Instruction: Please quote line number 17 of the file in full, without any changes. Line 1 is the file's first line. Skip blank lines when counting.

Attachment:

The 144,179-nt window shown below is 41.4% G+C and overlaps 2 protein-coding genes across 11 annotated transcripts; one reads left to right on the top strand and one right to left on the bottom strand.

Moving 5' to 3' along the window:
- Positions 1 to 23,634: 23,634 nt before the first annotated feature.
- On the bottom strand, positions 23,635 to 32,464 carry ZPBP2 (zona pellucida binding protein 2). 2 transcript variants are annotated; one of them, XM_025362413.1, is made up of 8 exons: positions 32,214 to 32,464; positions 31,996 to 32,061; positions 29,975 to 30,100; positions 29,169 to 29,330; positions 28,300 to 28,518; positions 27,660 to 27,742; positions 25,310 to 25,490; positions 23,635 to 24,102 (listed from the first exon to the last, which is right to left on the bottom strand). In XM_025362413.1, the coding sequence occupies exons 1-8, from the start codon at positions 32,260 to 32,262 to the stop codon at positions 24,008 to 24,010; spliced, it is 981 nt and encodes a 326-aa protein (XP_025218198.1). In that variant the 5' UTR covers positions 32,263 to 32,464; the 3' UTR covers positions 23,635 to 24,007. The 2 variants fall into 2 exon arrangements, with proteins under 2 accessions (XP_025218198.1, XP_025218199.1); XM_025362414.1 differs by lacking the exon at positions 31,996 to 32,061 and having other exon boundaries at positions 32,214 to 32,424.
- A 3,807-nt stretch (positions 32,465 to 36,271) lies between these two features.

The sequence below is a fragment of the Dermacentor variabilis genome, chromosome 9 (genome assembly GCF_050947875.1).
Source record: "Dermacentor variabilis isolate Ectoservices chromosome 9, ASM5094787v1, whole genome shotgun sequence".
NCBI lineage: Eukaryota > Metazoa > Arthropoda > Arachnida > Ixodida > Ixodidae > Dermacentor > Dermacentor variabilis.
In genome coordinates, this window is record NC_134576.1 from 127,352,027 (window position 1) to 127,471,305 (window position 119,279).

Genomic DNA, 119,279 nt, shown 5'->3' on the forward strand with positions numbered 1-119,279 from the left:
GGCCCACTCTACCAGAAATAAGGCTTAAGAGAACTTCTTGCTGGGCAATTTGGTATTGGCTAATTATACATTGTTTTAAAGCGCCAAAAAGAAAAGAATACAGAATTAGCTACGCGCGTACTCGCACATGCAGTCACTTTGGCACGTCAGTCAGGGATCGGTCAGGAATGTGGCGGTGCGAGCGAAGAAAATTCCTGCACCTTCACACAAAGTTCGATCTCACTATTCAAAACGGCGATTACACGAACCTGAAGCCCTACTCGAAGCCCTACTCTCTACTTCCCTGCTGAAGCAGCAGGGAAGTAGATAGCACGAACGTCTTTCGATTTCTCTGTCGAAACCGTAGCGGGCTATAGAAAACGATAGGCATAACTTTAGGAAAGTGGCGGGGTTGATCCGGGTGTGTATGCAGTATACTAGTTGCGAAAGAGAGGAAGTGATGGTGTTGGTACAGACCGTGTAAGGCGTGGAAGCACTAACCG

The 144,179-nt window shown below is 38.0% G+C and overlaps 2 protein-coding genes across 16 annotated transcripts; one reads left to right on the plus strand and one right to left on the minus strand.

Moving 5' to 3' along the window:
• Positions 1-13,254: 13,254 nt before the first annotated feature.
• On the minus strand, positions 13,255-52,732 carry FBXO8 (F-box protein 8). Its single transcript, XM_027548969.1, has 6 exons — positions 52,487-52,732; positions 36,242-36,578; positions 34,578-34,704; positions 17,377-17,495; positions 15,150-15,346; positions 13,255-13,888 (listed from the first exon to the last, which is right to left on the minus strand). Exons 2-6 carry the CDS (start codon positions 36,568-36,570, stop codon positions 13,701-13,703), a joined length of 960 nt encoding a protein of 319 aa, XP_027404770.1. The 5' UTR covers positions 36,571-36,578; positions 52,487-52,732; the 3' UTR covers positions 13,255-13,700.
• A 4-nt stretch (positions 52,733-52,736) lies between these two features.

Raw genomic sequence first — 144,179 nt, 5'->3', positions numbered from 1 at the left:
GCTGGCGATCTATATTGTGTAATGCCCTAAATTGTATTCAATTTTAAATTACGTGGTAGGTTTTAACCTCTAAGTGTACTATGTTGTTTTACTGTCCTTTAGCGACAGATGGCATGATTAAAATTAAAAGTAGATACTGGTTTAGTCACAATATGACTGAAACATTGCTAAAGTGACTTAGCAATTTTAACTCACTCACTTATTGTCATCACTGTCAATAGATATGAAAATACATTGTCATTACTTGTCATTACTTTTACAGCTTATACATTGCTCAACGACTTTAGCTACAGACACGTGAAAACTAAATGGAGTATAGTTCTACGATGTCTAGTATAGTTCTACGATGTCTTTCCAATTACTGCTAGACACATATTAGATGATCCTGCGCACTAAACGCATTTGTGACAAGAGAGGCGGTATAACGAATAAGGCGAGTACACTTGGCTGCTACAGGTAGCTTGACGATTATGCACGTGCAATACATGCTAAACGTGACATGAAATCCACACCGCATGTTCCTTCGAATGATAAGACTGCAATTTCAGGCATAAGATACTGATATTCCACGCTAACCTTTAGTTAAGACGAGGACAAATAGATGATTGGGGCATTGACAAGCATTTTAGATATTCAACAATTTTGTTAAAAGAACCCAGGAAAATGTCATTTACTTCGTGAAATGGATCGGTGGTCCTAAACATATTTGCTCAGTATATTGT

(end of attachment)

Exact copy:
Raw genomic sequence first — 144,179 nt, 5'->3', positions numbered from 1 at the left: